A Southern California Adventure (Part I)

I’d like to share a little quote from Overland Journal’s website, “Overlanding is about exploration, rather than conquering obstacles. While the roads and trails we travel might be rough or technically challenging, they are the means to an end, not the goal itself. The goal is to see and learn about our world, whether on a weekend trip 100 miles from home or a 10,000-mile expedition across another continent.” 


Sounds easy enough right? Maybe not. From a few recent conversations with fellow enthusiasts, it would appear that there is a different, and far more limiting, view of overlanding. In fact, they seem to be under the impression that the definition reads much more like the following:


Overlanding is about driving modified trucks over difficult terrain, rather than experiencing new places. While the roads and trails we travel might be smooth and paved, they are a means to an end, and in no way count as adventure. The goal is to see and learn about the parts of our world you can only reach by 4×4, and bypass the places you could reach with any car. Whether on a weekend trip 100 miles from home or a 10,000-mile expedition across another continent, you’re not overlanding unless you drive most of the way on dirt in a 4-wheel drive, never stay at a paid campground, and never, ever, visit an H-Word (Hotel).

While this may be the common perception, especially of our team’s exploits, we decided to show everyone how we really traveled during a recent trip to Southern California to pick up our new So-Cal Teardrop trailer. Leaving the office at 7:30 PM Wednesday night for our six hour drive, the team filled every thermos, cup, and water bottle we had with coffee from the local shop. A full day of preparation and work already had us exhausted, but the pure excitement and continuous influx of caffeine would be more than enough to keep us awake and moving through the night. By 1:30 in the morning we had made it to our remote back country campground…


The morning brought a delicious breakfast, after our incredibly short night. Orange juice, coffee, croissant sandwiches, fruit, and pancakes were all up for grabs and thoroughly enjoyed. The fact that we didn’t have to prepare any of it made it that much better. Of course we made sure to take a look around and enjoy the little bits of nature around us before heading to Upland.

We spent the remainder of our morning talking with the awesome team from So-Cal Teardrops. Located in an otherwise unassuming building, you can immediately tell you’re in the right place by the big American Flag and slew of awesome trailers adorning the driveway. Gabe walked us through the facility step by step helping us understand the attention to detail that goes into building every single one of their products. By the end of the tour I was more than just a little excited to look over what they’d done to refresh my own trailer. There’s so much more I could say about So-Cal Teardrops but I’ll let the pictures do the talking. You can find out more in our company profile here, and on their website here.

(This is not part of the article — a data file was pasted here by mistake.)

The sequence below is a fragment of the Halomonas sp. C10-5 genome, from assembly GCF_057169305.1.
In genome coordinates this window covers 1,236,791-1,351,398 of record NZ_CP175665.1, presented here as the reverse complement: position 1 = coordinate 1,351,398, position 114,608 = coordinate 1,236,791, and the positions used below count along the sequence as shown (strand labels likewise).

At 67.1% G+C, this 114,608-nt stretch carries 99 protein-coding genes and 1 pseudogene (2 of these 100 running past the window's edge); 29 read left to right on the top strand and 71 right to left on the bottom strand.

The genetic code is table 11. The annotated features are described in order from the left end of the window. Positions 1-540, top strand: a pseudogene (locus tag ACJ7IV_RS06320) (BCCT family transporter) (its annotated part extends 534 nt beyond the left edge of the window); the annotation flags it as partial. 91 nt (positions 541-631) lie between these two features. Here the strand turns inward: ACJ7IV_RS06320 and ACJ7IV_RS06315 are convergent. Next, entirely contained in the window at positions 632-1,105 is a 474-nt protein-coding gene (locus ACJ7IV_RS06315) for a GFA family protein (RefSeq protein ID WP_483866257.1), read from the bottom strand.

I think Chazz Layne and I could have sat around talking to Gabe and Ted all day, but alas we had to hit the road. There were places to go, things to see, and of course delicious food to eat. Being in Southern California there was but one choice for lunch: seafood, lots and lots of seafood. Originally from this part of California, Chazz had just the place. Called the Santa Monica Seafood Market, the name is a little deceiving as it’s not really in Santa Monica, nor a typical market. I arrived expecting the stench of fish, large plastic tubs of whatever had been caught that day, and a grease covered cook huddled over a grill. What I found instead was much more enticing: the sweet aroma of finely seasoned seafood, a selection of wines and beers, and of course a delicious lunch of crab cakes and salmon burgers.


We were well on our way to committing the second unspeakable act… staying at a paid campground! Caution: viewer discretion is advised. Paid campsites are known to be low class, unadventurous, ugly, and ruin your reputation as an overlander.


Oh, well this doesn’t suck…

After enjoying the beach for a few hours we decided to head back to the campground to watch the sunset and have a little rum. Even our dog paxton was entranced with the view. It was one of those moments where the outside world seems to wane away with the sunlight. The ocean waves gently crashing below, the cool breeze heralding the approaching night, and the smell of bonfire slowly coming to life at each campsite. We settled in, rum in hand, and enjoyed nature’s show. Of course the city night brought some beauty of its own…


Recommended books for Overlanding

National Geographic Road Atlas 2020: Adventure Edition...
by tional Geographic Maps
From $20

Born and raised in Dallas, Texas, Chris didn’t receive a real taste of the outdoors until moving to Prescott, Arizona, in 2009. While working on his business degree, he learned to fly and spent his weekends exploring the Arizona desert and high country. It was there that he fell in love with backcountry travel and four-wheel drive vehicles, eventually leading him to Overland Journal and Expedition Portal. After several years of honing his skills in writing, photography, and off-road driving, Chris now works for the company full time as Expedition Portal's Senior Editor while living full-time on the road.